The Giftby Mary OliverI wanted to thank the mockingbird for the vigor of his song.Every day he sang from the rim of the field, while I pickedblueberries or just idled in the sun.Every day he came fluttering by to show me, and why not,the white blossoms in his wings.So one day I went there with a machine, and played some songs ofMahler.The mockingbird stopped singing, he came close and seemedto listen.Now when I go down to the field, a little Mahler spillsthrough the sputters of his song.How happy I am, lounging in the light, listening as the musicfloats by!And I give thanks also for my mind, that thought of givinga gift.And mostly I’m grateful that I take this world so seriously.
One of my favorite Tolkien quotes comes from The Lord of the Rings, where Frodo wishes that the events of the current day had not happened in his time. Gandalf the wizard wisely responds: “so do all who live to see such times. But that is not for them to decide. All we have to decide is what to do with the time that is given us.” I too feel Frodo’s sense of longing, wishing that current events, holiday stress, and the exhaustion that comes with them could just go away.
As we enter a new church year, it is sometimes difficult to feel excited about celebrating the coming of Christ. This beautiful poem by Mary Oliver, however, reminds me what is most important about the season of Advent. She tells of a gift that she gave to a mockingbird, in gratitude for his daily song. She then realizes that she is thankful for the ability to give a gift, and grateful that she takes “this world so seriously”. We also focus on giving gifts during this time of year, and on giving thanks. But sometimes, it can be hard to take this world seriously when we are surrounded by a myriad of distractions and worries.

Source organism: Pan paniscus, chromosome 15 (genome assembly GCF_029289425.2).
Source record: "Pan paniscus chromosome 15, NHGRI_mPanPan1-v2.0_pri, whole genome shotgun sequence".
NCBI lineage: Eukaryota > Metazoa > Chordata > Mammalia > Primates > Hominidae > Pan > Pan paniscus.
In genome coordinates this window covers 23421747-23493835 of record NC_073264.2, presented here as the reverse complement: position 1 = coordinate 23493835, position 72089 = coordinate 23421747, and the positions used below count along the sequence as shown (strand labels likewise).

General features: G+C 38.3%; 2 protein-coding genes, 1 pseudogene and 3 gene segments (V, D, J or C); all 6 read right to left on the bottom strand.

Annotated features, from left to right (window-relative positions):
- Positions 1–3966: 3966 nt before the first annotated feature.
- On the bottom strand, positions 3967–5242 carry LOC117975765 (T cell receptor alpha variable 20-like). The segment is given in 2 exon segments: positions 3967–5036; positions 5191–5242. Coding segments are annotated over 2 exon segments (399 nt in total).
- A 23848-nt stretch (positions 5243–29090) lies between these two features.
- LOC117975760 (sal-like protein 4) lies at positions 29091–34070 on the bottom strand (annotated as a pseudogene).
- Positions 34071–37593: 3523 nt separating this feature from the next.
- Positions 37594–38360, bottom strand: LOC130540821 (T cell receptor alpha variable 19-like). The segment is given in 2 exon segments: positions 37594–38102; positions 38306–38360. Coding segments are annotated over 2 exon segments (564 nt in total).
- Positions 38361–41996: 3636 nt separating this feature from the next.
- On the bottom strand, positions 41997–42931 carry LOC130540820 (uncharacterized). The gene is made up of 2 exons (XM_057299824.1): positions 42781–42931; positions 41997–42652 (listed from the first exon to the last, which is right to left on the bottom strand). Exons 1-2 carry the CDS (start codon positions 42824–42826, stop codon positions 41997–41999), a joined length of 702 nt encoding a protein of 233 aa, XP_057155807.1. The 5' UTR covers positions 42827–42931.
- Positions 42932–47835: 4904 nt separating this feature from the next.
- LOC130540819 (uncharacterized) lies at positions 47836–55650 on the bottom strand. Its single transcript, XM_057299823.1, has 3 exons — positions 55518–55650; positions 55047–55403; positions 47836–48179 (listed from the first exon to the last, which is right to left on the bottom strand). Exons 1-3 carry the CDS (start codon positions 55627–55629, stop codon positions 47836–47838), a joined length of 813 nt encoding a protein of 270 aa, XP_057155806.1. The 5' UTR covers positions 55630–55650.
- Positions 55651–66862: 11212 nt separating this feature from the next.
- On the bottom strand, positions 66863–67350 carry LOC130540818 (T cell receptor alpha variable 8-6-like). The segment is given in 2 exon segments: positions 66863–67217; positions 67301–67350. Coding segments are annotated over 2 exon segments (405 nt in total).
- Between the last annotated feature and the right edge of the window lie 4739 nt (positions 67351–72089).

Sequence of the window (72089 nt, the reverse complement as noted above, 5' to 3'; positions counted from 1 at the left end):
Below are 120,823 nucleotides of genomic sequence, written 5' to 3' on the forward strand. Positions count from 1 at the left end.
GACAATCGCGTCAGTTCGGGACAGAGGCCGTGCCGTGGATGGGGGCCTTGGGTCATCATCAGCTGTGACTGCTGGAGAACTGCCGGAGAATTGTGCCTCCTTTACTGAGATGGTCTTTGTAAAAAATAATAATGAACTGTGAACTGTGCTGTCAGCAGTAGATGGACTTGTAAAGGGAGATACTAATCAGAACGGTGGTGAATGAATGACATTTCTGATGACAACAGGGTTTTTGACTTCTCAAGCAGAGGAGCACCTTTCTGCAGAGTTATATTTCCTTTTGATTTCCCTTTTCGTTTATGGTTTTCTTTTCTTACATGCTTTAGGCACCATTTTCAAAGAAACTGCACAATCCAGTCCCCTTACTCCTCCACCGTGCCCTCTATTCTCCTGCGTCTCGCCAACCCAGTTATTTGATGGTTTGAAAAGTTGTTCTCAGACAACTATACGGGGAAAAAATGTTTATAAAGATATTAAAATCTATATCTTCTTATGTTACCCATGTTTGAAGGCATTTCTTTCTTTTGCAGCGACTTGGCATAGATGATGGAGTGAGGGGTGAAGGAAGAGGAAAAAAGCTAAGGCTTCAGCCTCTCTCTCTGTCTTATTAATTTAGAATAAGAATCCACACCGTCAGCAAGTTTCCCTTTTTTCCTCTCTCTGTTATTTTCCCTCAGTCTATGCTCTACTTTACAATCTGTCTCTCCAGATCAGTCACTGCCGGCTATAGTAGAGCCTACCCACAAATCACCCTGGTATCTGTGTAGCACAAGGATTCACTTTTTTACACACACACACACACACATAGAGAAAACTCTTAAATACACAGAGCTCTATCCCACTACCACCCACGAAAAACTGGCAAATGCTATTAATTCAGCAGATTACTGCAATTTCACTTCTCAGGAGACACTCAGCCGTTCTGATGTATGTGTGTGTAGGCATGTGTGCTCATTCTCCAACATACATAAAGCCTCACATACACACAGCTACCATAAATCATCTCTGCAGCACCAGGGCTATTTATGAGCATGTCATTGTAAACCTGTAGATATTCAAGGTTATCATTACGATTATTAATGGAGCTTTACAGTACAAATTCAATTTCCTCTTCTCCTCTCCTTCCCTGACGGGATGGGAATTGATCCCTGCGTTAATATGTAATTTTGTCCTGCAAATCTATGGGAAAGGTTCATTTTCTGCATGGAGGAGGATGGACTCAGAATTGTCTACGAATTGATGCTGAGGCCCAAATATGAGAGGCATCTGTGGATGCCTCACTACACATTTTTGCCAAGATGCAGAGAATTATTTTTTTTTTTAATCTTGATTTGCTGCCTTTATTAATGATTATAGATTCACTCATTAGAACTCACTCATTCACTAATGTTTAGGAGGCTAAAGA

As we enter this season, we need to be reminded that even in the midst of our busy lives, we can rest in the knowledge that God takes this world seriously. He takes this world so seriously, in fact, that he even sent his only son, Jesus, to be born in a stable, and to take upon himself the pain and suffering of humanity. God takes this world seriously. So seriously that he would allow his only son to be crucified in order to redeem you and I.
If God takes this world so seriously, then it is our calling to take it seriously as well-to seek out the lost, give food to the hungry, and care for the orphan and stranger. We have been given a great gift, by a great God, who takes us and our suffering seriously. Should we not, as Christians, do the same for others around us?
Almighty God-you have sent us the gift of your Son, to take our nature upon himself, and to redeem all of humankind. Grant us the grace, as we await the celebration of your most precious gift, to take this world seriously, and to offer your love to all in need of hope and healing. May we come to know your compassion more fully, in order to live out our calling as the Body of Christ. Through him who lives and reigns with you and the Holy Spirit, One God, in glory everlasting. Amen.
Amanda Bourne, Intern, Episcopal Service Corps, Society of St. John the Evangelist, Cambridge, MA, (and former Intern at Ware Church)